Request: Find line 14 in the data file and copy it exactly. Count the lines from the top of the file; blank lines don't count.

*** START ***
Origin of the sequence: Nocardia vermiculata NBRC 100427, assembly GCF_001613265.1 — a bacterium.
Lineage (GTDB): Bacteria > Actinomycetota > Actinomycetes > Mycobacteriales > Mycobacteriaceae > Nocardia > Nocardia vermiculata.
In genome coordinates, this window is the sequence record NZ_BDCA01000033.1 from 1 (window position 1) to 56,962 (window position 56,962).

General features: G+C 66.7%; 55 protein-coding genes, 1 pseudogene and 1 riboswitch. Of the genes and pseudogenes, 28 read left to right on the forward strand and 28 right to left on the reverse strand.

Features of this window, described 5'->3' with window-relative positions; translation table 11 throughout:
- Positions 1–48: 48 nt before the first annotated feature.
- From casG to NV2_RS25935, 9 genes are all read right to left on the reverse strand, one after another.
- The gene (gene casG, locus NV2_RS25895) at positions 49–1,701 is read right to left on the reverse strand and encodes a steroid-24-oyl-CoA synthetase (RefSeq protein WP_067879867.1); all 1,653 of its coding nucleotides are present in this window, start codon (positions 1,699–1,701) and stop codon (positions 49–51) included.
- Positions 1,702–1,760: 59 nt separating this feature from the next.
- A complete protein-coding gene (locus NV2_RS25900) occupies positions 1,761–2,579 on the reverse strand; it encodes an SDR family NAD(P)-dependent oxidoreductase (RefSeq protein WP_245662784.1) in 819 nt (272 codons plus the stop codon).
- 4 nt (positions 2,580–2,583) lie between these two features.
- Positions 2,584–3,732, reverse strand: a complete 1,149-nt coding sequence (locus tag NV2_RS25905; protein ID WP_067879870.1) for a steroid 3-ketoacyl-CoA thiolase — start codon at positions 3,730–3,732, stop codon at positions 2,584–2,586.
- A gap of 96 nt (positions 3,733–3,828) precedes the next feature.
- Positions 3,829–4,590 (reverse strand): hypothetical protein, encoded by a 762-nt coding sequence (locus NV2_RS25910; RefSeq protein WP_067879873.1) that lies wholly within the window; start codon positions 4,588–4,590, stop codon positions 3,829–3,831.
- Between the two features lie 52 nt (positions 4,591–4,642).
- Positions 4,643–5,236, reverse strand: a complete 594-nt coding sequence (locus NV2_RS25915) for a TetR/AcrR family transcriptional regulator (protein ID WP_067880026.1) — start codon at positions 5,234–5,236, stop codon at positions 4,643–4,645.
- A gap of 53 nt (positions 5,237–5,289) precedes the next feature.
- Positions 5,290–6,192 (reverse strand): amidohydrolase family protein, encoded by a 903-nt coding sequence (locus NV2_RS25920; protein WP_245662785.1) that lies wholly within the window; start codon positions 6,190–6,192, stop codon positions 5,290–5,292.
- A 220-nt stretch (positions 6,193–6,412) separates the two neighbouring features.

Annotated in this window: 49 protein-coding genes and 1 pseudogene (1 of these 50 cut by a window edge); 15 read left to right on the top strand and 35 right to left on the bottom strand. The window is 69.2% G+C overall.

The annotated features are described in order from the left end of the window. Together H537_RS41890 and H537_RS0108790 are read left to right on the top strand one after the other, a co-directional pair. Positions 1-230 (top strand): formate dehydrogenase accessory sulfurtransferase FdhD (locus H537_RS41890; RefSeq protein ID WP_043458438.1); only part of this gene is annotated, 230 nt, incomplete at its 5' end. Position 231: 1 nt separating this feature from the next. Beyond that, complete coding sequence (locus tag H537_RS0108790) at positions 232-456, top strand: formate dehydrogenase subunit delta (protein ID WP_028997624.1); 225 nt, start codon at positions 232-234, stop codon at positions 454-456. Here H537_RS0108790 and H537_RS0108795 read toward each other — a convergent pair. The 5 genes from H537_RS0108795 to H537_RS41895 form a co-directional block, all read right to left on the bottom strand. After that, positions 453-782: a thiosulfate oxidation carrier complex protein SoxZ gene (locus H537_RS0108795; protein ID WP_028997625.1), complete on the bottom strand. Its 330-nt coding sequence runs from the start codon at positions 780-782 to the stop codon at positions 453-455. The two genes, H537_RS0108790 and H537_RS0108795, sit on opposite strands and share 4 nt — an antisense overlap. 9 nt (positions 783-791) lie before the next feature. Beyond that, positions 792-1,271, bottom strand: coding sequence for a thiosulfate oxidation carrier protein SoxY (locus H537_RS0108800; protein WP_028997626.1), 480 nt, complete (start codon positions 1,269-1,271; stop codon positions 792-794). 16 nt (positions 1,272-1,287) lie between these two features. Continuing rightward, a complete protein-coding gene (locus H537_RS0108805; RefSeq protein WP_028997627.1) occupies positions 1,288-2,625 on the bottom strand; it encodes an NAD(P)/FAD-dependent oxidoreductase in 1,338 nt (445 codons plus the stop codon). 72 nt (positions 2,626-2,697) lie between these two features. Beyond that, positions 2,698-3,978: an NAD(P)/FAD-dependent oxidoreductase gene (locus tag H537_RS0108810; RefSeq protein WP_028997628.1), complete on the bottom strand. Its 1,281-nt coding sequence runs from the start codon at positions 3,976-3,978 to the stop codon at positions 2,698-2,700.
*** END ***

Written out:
- Positions 3,829–4,590 (reverse strand): hypothetical protein, encoded by a 762-nt coding sequence (locus NV2_RS25910; RefSeq protein WP_067879873.1) that lies wholly within the window; start codon positions 4,588–4,590, stop codon positions 3,829–3,831.